Latest posts by Amanda Shepard (see all)
- Asexual Erasure in Television and Film Adaptations - November 26, 2017
- Reading Recommendations for Depression Awareness Month - October 19, 2017
- Taylor Swift: A Fight Against Sexism - August 13, 2017
Last Thursday morning, Taylor Swift appeared in court to testify against former DJ David Mueller. Mueller is suing Swift for $3 million, as he claims that she cost him his job for a sexual assault that never happened. In return, Swift is asking for just $1—not as a move to bankrupt Mueller, but to prove a point. That groping is a form a sexual assault, and it’s not okay.
In order to understand the full scope of things, it’s important to understand the incident that happened back in 2013. During her Red Tour in 2013, Swift made a stop at Denver’s Pepsi Center arena, where she met up with Mueller for a photo op. Mueller, at the time, was a DJ for the 98.5 KYGO-FM morning show.
While posing for photos, Swift said that Mueller “took his hand and put it up my dress and grabbed onto my ass cheek, and no matter how much I scooted over, it was still there…I have never been more sure of anything in my life.” After informing her mother and manager of what occurred, Mueller was asked to leave the arena and barred from Swift’s future events.
Swift then informed the radio station where Mueller worked of the event, and after a brief investigation, Mueller was fired several days later for violating a morality clause. It should be noted, however, that Swift did not specifically ask for Mueller to be fired; her representatives simply brought the incident to the radio station.
Mueller filed a lawsuit in 2015 against Swift, claiming that she and her management cost him his job and forced him to miss out on business ventures. He claims that her accusations against him are untrue and fabricated the story in order to get him fired from his job. As a part of the suit, he asked for $3 million to cover his lost salary and other damages he accrued due to the incident. Additionally, he wants to clear his name, as he said “It’s humiliating to be accused of something so despicable.”
In response to Mueller’s suit, Swift filed a countersuit for just $1, and asked for a trial with a jury against the former DJ. The trial, which started in 2015, officially began this past week. Swift already had an advantage in the case, as Mueller had previously been accused of destroying evidence of a phone call with his boss on the day he was fired. His boss, Robert Call, said that Mueller was inconsistent about his version of the events of that day and that was the reason he was terminated. Though Mueller originally sent the tapes to his lawyers, he ultimately destroyed the evidence, which significantly hurts his case.
Additionally, a photo of the incident was inevitably leaked, a photo that Swift didn’t want the public to see because she believed it would encourage this kind of behavior. The leak of this photo begins to get at the larger problem that haunts sexual assault cases in the United States.
Sexual Assault and Sexism
Taylor Swift’s case reveals a lot about the way sexual assault cases are handled in the United States—from the way the media handles it to the way it’s handled in the courts. In this case, they all reveal one thing: sexism is alive and well.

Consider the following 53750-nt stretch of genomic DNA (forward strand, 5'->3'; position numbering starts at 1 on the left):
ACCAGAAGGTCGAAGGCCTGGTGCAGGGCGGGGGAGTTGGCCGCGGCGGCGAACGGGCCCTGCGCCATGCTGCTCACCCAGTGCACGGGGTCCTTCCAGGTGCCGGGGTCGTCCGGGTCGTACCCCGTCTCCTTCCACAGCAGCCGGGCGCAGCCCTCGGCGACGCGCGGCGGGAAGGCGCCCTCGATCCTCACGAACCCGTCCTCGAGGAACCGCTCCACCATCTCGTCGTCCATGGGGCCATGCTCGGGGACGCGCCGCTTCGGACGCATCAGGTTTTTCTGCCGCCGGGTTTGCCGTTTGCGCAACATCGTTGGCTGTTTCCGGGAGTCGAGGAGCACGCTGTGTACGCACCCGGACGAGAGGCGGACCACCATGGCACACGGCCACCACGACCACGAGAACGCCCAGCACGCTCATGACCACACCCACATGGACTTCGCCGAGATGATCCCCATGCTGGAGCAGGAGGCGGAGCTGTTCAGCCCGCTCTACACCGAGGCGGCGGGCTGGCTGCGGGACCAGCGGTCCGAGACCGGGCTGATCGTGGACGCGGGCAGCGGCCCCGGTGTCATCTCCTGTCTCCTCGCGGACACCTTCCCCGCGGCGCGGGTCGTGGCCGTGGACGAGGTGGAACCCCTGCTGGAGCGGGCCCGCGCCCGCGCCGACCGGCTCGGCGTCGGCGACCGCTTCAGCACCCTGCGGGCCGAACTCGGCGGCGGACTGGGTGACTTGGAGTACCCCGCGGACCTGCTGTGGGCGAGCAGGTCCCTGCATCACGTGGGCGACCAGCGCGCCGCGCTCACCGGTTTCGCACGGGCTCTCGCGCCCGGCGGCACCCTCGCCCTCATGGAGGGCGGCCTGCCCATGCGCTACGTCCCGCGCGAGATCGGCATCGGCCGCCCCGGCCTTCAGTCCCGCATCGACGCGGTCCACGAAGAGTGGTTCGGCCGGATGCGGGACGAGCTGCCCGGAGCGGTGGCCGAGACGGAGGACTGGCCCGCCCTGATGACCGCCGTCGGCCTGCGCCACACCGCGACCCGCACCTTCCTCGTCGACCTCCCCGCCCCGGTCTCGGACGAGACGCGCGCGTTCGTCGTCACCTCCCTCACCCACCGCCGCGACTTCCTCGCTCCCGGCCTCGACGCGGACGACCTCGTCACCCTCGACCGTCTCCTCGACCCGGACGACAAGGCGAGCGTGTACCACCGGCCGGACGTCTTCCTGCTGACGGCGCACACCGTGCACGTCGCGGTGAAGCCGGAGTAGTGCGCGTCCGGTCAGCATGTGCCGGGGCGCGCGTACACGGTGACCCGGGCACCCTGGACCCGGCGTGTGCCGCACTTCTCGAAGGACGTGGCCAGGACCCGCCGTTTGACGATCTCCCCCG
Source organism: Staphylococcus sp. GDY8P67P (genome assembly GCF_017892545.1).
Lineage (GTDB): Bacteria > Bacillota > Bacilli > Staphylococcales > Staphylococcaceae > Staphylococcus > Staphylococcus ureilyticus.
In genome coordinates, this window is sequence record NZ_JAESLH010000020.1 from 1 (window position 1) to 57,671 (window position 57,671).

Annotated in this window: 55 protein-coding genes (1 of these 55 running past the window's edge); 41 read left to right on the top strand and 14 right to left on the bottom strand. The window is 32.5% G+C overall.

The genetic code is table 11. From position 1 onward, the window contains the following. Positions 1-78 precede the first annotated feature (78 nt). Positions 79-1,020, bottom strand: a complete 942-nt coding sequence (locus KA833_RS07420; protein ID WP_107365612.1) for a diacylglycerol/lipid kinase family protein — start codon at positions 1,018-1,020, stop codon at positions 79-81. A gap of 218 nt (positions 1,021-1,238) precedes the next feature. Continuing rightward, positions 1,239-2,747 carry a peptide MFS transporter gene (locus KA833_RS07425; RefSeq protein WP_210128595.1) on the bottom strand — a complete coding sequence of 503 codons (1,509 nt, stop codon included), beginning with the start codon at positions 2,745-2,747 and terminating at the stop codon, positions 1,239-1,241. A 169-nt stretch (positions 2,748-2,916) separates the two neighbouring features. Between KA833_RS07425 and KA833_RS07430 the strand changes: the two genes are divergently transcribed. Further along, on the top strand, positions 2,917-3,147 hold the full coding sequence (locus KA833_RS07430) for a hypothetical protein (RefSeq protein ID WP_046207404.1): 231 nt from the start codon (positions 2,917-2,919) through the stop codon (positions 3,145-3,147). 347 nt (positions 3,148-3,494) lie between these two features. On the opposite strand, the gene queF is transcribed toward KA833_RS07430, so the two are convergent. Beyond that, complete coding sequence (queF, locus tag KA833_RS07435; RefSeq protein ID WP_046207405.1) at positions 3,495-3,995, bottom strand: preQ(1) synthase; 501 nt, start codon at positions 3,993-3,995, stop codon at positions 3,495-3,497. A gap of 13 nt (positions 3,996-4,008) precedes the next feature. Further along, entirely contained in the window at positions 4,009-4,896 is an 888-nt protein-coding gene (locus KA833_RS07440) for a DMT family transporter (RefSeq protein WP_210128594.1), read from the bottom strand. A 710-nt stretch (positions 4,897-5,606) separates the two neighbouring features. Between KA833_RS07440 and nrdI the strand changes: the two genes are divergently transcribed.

Let’s first examine the language used surrounding Swift’s case. In almost all of the articles describing the case, the words “alleged” and “claimed” are almost always used when describing Swift’s accusations against Mueller. While the language used can be attributed to the fact that the case is ongoing, this kind of language is quite often used to discuss cases of sexual assault; it’s used to create sympathy for the perpetrator and to place blame on the victim.
We see this sympathy for the perpetrator in almost all prominent sexual assault cases. One of the best examples being the case of Brock Turner, not to mention the fact that we now have a president who has been accused of sexual assault on multiple occasions. Time and time again, we see that society has sympathy for the man accused, and found guilty of, sexual assault. For example, Brock Turner was sentenced to only 6 months jail time and three years probation for raping an unconscious woman, because the judge was concerned about “the adverse collateral consequences on the defendant’s life from the felony conviction,” citing them as “severe.”
The message that this sends to women is that a man’s reputation is more important than their well-being, more important than their need to feel safe and heal from a traumatic incident. Those accused and found guilty of sexual assault often don’t face negative consequences for their actions, and are quite often painted as the victim, much like Mueller tries to do in the case against Taylor Swift.
Swift, however, it having none of it. For Swift, her case against Mueller is more symbolic than anything else. Though society expects Swift to have sympathy for Mueller, she is standing her ground. As she said in her testimony: “Here we are years later, and I’m being blamed for the unfortunate events of his life that are the product of his decisions—not mine.”
That’s the key takeaway. When a man commits sexual assault, women are blamed for the consequences; they were “asking for it.” Taylor Swift is doing her best to act against these negative stigmas in society and in the media. While it’s a small step, and Swift comes from a place of privilege, it’s an important step nonetheless. As we watch the case unfold over the coming weeks, one can only hope that a victory for Swift might create a small shift in the way that we deal with cases of sexual assault.